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The Source of All Major Android Banking Trojans Just Got Updated To V2 ( 38

An anonymous reader writes: Apparently, during the past months it has started coming to the surface the fact that most top-tier Android malware was actually related, coming from a common malware variant called GM Bot, and sold for only $5,000 on underground hacking forums. Taking advantage of his new found glory, the coder behind that malware has now released a second version, three times the price of the first, complete with 3 exploits that can guarantee root access on older versions of Android (which are plenty thanks to [ignorant] OEMs and carriers). Some of the malware that originated from GM Bot includes: SimpleLocker (first crypto-ransomware for Android), AceCard (considered the most sophisticated Android malware to date), Bankosy and SlemBunk (banking trojan and backdoor), and Mazar Bot (banking trojan, backdoor and ransomware). To make things worse, GM Bot v1's source code also got leaked online, making it available to any halfwit developer that wants a crack at a cybercrime career.
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The Source of All Major Android Banking Trojans Just Got Updated To V2

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  • by 110010001000 ( 697113 ) on Saturday March 12, 2016 @12:57PM (#51684745) Homepage Journal
    How can I grab the latest version? I tried Sourceforge, but didn't see anything available. Please help!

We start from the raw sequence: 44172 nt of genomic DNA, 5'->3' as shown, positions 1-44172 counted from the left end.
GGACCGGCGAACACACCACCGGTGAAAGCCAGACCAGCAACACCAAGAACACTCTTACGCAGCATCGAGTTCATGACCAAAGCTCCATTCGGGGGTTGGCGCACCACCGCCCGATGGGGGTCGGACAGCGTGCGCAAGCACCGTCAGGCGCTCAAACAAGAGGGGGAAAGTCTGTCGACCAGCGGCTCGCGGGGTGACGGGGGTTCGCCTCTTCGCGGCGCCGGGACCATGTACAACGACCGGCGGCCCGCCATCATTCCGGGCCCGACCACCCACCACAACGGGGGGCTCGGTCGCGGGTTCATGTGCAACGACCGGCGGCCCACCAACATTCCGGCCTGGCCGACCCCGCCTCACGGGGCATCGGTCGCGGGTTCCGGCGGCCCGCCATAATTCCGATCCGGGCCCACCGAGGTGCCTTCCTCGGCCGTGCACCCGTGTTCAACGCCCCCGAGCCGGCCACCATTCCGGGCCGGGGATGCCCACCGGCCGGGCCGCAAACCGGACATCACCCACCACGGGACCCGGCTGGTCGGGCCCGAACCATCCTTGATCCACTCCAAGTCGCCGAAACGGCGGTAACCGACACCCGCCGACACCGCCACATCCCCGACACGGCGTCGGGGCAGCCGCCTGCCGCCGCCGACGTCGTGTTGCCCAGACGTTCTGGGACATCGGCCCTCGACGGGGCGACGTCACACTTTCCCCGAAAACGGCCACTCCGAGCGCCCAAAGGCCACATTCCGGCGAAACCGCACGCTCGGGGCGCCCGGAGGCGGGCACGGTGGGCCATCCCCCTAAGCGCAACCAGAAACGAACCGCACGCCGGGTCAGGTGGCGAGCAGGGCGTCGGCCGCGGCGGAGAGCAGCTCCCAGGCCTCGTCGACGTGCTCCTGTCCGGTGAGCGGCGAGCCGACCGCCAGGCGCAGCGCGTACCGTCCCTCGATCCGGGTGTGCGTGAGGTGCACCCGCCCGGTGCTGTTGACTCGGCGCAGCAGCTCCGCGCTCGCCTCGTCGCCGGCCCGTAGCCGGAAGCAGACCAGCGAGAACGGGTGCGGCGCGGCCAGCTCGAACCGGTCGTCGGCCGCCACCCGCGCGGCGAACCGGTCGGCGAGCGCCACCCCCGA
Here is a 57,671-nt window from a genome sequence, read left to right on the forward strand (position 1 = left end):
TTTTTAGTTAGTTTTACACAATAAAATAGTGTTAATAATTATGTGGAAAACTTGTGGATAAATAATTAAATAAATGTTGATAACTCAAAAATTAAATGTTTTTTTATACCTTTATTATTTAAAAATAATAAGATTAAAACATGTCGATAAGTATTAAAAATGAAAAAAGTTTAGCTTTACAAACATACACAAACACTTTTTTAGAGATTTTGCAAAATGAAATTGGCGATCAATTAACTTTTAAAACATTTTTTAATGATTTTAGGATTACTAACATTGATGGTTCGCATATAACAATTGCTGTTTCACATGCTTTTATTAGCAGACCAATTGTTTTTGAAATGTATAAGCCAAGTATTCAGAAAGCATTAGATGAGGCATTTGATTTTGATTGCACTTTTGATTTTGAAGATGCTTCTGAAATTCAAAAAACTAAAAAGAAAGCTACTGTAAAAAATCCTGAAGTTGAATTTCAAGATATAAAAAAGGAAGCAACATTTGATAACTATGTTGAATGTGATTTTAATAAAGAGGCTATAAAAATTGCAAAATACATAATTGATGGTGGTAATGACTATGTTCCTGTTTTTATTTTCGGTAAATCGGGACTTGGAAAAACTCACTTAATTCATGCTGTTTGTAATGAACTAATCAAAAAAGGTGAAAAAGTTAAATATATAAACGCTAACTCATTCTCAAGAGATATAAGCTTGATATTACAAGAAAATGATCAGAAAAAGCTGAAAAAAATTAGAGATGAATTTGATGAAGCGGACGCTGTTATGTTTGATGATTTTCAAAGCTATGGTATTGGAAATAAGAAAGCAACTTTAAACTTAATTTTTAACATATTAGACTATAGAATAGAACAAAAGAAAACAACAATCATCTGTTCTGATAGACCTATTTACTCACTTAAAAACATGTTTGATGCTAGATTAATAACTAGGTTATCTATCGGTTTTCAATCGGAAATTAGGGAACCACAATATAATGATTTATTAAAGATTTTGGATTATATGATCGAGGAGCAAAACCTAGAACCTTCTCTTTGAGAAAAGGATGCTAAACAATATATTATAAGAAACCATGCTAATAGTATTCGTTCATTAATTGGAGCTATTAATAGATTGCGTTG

• by ErikTheRed ( 162431 ) on Saturday March 12, 2016 @12:59PM (#51684765) Homepage

    I don't really get the outrage at this. Criminals are going to commit crimes. I think the outrage would be better directed at Google for promulgating a "security-last" OS to manufacturers who, for the most part, can't be bothered with updates after a few months. When you suck at security almost infinitely more than Microsoft, that's saying something...

    • by Anonymous Coward

      "security last" except when it comes to the customer, then it's "complete lockdown first and foremost", where if you sidestep that you've waved bye-bye to your warranty and manufacturer support. Probably also putting yourself on a list of people handed off to Google's double secret NSA side council that guarantees you will have trojans on your phone.

    • by aaarrrgggh ( 9205 ) on Saturday March 12, 2016 @02:13PM (#51685105)

      I think you are stating the obvious there... this is one of the fundamental flaws of the Android ecosystem.

      Are we going to have to start being nutjob-paranoid and placing a dedicated browser in a virtual machine with only a single trusted certificate and using a pin-protected RSA key for every transaction?

      I almost want a dumb phone and a Filofax now.

      • You probably should use a dumb phone and a fax machine since we are stripping away our privacy so that foreign criminals can sniff all of our online activity.
    • by Locke2005 ( 849178 ) on Saturday March 12, 2016 @02:20PM (#51685143)